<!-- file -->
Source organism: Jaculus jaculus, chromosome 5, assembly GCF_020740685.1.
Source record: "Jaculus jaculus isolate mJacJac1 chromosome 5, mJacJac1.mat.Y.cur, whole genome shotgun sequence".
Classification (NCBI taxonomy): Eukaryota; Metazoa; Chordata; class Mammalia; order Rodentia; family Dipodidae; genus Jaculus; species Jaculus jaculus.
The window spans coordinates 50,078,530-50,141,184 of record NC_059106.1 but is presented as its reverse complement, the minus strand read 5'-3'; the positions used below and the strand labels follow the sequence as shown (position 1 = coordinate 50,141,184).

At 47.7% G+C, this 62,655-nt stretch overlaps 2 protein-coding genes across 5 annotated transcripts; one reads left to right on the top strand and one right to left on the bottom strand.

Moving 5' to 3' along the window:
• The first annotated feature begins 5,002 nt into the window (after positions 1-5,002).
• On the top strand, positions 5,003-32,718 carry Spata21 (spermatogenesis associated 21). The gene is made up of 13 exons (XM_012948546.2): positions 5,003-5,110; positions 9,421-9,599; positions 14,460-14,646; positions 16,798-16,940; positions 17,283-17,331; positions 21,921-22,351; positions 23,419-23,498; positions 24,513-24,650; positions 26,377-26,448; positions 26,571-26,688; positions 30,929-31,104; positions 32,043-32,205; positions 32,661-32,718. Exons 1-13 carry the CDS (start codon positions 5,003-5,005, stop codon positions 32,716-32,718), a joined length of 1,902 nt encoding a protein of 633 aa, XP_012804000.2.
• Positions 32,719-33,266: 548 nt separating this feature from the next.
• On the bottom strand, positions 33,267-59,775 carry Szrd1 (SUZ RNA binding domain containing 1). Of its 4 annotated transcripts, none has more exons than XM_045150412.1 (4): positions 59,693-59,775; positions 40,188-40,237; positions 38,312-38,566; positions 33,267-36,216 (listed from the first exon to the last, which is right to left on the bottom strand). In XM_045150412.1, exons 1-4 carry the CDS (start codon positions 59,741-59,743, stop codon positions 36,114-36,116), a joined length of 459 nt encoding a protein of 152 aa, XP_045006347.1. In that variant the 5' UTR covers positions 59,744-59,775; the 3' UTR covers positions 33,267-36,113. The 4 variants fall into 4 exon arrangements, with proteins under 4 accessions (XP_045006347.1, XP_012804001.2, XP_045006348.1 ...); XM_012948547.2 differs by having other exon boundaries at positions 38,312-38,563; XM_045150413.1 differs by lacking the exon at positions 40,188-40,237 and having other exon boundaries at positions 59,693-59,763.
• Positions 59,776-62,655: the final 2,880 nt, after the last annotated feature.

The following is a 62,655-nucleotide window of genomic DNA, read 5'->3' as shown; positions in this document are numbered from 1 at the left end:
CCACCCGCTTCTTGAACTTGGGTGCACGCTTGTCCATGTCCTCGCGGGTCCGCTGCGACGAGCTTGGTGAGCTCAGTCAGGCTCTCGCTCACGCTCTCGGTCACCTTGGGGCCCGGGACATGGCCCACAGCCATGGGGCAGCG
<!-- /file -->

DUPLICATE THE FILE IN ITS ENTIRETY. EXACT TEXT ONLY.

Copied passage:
Source organism: Jaculus jaculus, chromosome 5, assembly GCF_020740685.1.
Source record: "Jaculus jaculus isolate mJacJac1 chromosome 5, mJacJac1.mat.Y.cur, whole genome shotgun sequence".
Classification (NCBI taxonomy): Eukaryota; Metazoa; Chordata; class Mammalia; order Rodentia; family Dipodidae; genus Jaculus; species Jaculus jaculus.
The window spans coordinates 50,078,530-50,141,184 of record NC_059106.1 but is presented as its reverse complement, the minus strand read 5'-3'; the positions used below and the strand labels follow the sequence as shown (position 1 = coordinate 50,141,184).

At 47.7% G+C, this 62,655-nt stretch overlaps 2 protein-coding genes across 5 annotated transcripts; one reads left to right on the top strand and one right to left on the bottom strand.

Moving 5' to 3' along the window:
• The first annotated feature begins 5,002 nt into the window (after positions 1-5,002).
• On the top strand, positions 5,003-32,718 carry Spata21 (spermatogenesis associated 21). The gene is made up of 13 exons (XM_012948546.2): positions 5,003-5,110; positions 9,421-9,599; positions 14,460-14,646; positions 16,798-16,940; positions 17,283-17,331; positions 21,921-22,351; positions 23,419-23,498; positions 24,513-24,650; positions 26,377-26,448; positions 26,571-26,688; positions 30,929-31,104; positions 32,043-32,205; positions 32,661-32,718. Exons 1-13 carry the CDS (start codon positions 5,003-5,005, stop codon positions 32,716-32,718), a joined length of 1,902 nt encoding a protein of 633 aa, XP_012804000.2.
• Positions 32,719-33,266: 548 nt separating this feature from the next.
• On the bottom strand, positions 33,267-59,775 carry Szrd1 (SUZ RNA binding domain containing 1). Of its 4 annotated transcripts, none has more exons than XM_045150412.1 (4): positions 59,693-59,775; positions 40,188-40,237; positions 38,312-38,566; positions 33,267-36,216 (listed from the first exon to the last, which is right to left on the bottom strand). In XM_045150412.1, exons 1-4 carry the CDS (start codon positions 59,741-59,743, stop codon positions 36,114-36,116), a joined length of 459 nt encoding a protein of 152 aa, XP_045006347.1. In that variant the 5' UTR covers positions 59,744-59,775; the 3' UTR covers positions 33,267-36,113. The 4 variants fall into 4 exon arrangements, with proteins under 4 accessions (XP_045006347.1, XP_012804001.2, XP_045006348.1 ...); XM_012948547.2 differs by having other exon boundaries at positions 38,312-38,563; XM_045150413.1 differs by lacking the exon at positions 40,188-40,237 and having other exon boundaries at positions 59,693-59,763.
• Positions 59,776-62,655: the final 2,880 nt, after the last annotated feature.

The following is a 62,655-nucleotide window of genomic DNA, read 5'->3' as shown; positions in this document are numbered from 1 at the left end:
CCACCCGCTTCTTGAACTTGGGTGCACGCTTGTCCATGTCCTCGCGGGTCCGCTGCGACGAGCTTGGTGAGCTCAGTCAGGCTCTCGCTCACGCTCTCGGTCACCTTGGGGCCCGGGACATGGCCCACAGCCATGGGGCAGCG